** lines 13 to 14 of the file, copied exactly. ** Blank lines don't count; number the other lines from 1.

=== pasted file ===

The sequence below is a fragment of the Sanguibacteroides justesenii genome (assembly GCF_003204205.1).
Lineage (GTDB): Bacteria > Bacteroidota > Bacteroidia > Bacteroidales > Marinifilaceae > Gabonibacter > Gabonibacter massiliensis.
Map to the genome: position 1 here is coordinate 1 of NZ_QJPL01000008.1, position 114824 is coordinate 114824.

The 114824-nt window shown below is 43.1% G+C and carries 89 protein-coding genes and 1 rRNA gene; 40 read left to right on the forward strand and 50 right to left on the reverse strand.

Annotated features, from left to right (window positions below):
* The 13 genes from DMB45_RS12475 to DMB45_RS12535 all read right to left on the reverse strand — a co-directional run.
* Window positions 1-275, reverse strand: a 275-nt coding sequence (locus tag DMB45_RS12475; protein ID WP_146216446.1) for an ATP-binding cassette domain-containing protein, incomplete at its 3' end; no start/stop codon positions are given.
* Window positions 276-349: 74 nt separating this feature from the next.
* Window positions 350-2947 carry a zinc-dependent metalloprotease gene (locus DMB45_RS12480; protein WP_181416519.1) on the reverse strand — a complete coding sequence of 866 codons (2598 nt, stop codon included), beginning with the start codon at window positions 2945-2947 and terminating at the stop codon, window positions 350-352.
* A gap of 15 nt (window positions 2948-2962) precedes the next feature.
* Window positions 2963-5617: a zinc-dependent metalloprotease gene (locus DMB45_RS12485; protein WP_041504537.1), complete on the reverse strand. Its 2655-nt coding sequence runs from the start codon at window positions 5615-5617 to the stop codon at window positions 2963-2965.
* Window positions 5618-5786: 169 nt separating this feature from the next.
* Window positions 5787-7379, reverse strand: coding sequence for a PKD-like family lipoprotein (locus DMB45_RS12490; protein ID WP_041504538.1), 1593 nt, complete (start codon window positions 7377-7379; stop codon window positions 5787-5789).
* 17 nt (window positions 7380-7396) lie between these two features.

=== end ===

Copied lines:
* Window positions 5787-7379, reverse strand: coding sequence for a PKD-like family lipoprotein (locus DMB45_RS12490; protein ID WP_041504538.1), 1593 nt, complete (start codon window positions 7377-7379; stop codon window positions 5787-5789).
* 17 nt (window positions 7380-7396) lie between these two features.